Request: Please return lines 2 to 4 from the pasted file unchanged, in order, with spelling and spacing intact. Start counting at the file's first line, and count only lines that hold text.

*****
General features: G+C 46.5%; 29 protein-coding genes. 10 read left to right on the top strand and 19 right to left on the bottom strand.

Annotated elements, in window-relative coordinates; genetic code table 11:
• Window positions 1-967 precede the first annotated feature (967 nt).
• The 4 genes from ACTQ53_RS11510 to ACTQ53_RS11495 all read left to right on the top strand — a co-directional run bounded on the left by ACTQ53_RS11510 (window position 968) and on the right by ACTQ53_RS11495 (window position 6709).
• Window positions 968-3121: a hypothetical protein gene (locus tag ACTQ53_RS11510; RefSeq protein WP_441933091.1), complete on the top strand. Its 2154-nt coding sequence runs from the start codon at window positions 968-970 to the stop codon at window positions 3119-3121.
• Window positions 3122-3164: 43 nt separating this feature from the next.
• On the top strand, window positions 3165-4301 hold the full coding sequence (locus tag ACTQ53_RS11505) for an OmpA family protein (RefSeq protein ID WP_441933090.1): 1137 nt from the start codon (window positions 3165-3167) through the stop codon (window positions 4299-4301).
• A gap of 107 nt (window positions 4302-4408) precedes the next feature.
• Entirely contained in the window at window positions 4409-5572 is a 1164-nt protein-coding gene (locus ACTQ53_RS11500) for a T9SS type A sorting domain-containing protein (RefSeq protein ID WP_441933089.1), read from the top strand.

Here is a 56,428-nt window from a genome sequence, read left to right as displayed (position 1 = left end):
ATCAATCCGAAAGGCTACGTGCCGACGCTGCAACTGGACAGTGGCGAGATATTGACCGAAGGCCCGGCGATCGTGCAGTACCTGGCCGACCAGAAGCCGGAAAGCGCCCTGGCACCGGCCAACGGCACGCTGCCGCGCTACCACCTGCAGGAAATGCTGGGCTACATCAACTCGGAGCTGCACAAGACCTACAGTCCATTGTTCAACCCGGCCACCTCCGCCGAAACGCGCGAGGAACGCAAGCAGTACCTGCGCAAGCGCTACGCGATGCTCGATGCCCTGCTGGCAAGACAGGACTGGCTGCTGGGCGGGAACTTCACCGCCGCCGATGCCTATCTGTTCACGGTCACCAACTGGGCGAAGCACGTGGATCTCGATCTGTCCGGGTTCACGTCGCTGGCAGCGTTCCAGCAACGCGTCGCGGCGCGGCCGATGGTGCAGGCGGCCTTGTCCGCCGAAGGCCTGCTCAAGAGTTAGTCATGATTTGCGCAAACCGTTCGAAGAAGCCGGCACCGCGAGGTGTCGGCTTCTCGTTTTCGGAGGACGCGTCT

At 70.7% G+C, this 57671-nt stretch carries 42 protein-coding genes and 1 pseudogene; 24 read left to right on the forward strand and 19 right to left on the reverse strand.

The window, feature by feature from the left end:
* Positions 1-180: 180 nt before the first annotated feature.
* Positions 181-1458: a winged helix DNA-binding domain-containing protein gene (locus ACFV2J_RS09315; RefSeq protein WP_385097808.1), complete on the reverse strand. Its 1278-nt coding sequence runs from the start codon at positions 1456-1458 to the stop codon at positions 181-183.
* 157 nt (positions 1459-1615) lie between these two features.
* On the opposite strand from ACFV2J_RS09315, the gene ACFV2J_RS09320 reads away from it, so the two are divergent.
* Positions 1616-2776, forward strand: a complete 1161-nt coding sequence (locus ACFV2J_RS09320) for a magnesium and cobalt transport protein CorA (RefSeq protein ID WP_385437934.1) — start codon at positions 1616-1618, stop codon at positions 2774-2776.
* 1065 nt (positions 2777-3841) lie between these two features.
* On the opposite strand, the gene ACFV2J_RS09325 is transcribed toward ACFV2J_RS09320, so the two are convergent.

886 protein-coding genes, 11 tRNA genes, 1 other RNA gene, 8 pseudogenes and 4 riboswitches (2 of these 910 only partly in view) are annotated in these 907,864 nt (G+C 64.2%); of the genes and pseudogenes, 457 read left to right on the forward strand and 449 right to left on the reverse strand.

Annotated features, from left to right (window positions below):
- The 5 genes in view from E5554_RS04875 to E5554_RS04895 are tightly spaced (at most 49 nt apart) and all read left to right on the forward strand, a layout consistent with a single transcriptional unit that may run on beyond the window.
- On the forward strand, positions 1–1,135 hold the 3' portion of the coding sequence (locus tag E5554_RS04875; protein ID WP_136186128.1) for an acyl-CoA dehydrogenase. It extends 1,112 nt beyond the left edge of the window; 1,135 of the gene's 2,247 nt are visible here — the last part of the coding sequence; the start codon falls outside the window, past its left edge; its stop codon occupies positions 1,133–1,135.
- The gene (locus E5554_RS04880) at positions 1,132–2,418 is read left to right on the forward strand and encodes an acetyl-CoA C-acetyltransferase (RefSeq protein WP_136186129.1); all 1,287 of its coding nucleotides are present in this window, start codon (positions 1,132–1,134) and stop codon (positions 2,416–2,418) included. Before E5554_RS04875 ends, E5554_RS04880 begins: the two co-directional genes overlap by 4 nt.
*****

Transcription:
Annotated elements, in window-relative coordinates; genetic code table 11:
• Window positions 1-967 precede the first annotated feature (967 nt).
• The 4 genes from ACTQ53_RS11510 to ACTQ53_RS11495 all read left to right on the top strand — a co-directional run bounded on the left by ACTQ53_RS11510 (window position 968) and on the right by ACTQ53_RS11495 (window position 6709).